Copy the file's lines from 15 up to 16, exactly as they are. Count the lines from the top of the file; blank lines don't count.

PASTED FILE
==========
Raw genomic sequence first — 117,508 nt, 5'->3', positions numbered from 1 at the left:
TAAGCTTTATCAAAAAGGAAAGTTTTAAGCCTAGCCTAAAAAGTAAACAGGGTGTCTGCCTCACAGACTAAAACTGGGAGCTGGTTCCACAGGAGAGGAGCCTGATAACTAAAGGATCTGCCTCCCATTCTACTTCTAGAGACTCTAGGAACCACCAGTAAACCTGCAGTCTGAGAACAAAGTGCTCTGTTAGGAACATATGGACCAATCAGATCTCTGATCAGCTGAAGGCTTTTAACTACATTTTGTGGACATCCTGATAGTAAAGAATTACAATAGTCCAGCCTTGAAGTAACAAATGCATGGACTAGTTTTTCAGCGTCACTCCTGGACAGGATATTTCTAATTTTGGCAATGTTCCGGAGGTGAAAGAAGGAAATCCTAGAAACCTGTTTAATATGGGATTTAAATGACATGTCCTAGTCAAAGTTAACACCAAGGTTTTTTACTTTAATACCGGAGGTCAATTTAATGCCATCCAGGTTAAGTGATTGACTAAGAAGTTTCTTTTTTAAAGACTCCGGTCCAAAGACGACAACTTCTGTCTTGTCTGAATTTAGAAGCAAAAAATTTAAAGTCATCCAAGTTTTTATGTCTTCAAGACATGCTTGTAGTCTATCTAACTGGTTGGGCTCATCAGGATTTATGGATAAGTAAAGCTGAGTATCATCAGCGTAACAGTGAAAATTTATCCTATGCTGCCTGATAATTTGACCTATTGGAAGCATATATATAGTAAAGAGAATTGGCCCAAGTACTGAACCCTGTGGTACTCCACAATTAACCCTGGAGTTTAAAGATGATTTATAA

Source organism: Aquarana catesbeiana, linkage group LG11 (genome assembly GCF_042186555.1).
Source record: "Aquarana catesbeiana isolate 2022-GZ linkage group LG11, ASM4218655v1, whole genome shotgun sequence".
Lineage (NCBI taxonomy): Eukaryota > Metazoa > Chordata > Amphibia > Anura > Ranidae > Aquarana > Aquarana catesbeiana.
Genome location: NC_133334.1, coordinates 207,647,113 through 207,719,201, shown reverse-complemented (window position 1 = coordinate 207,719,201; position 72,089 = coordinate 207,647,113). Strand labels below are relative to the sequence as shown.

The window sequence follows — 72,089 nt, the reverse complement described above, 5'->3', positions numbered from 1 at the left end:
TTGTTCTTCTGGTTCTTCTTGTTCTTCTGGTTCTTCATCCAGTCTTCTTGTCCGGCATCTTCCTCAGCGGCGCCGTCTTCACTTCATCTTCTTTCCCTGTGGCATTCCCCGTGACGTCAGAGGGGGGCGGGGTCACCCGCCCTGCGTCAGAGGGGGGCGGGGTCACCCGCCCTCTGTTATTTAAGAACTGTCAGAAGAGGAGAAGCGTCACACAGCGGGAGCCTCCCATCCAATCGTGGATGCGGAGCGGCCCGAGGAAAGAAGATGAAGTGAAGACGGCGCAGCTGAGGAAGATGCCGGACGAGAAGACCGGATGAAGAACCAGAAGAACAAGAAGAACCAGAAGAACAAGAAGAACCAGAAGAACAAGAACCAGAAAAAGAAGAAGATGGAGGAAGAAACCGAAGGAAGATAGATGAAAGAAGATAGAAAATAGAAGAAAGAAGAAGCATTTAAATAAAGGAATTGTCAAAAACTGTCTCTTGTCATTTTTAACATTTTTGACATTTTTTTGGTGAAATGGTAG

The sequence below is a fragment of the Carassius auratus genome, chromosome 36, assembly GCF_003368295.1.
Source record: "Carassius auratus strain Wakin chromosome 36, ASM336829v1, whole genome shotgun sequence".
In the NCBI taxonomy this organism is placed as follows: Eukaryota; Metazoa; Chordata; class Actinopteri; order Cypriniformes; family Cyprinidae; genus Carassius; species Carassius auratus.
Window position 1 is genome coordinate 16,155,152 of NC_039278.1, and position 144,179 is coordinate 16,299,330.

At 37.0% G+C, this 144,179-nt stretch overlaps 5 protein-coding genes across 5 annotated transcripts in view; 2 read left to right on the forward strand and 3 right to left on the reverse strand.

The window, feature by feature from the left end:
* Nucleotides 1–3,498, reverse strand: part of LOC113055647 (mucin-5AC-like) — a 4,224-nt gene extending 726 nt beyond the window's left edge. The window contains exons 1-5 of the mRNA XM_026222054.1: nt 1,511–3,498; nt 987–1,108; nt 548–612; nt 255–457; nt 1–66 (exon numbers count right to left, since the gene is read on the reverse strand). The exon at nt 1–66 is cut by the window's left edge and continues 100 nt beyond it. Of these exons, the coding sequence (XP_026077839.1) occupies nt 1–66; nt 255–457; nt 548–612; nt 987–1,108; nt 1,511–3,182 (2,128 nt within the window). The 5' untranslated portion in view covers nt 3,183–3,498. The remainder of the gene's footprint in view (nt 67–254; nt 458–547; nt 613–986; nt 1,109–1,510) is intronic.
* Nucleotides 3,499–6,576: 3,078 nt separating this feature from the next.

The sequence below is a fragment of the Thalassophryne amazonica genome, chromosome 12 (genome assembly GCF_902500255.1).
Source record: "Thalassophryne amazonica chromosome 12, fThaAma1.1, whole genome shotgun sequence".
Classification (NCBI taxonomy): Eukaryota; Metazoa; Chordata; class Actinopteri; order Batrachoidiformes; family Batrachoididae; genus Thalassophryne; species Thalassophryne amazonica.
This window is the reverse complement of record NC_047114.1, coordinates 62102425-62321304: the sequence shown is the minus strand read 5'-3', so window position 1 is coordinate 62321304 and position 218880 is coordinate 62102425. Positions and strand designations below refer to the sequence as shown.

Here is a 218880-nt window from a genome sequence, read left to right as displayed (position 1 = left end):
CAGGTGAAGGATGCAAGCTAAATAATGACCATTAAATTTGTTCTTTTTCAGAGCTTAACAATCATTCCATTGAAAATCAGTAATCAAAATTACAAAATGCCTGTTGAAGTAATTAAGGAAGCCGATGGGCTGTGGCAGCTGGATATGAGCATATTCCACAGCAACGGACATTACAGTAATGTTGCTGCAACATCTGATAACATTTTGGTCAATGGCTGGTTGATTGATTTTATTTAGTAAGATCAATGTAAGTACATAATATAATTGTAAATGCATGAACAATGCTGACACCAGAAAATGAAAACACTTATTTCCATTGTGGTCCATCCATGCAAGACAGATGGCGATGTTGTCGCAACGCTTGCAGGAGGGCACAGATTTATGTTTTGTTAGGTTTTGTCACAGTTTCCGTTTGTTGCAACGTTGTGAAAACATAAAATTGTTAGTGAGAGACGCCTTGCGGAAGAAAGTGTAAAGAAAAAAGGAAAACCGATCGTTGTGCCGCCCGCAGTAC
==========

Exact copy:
* Nucleotides 1–3,498, reverse strand: part of LOC113055647 (mucin-5AC-like) — a 4,224-nt gene extending 726 nt beyond the window's left edge. The window contains exons 1-5 of the mRNA XM_026222054.1: nt 1,511–3,498; nt 987–1,108; nt 548–612; nt 255–457; nt 1–66 (exon numbers count right to left, since the gene is read on the reverse strand). The exon at nt 1–66 is cut by the window's left edge and continues 100 nt beyond it. Of these exons, the coding sequence (XP_026077839.1) occupies nt 1–66; nt 255–457; nt 548–612; nt 987–1,108; nt 1,511–3,182 (2,128 nt within the window). The 5' untranslated portion in view covers nt 3,183–3,498. The remainder of the gene's footprint in view (nt 67–254; nt 458–547; nt 613–986; nt 1,109–1,510) is intronic.
* Nucleotides 3,499–6,576: 3,078 nt separating this feature from the next.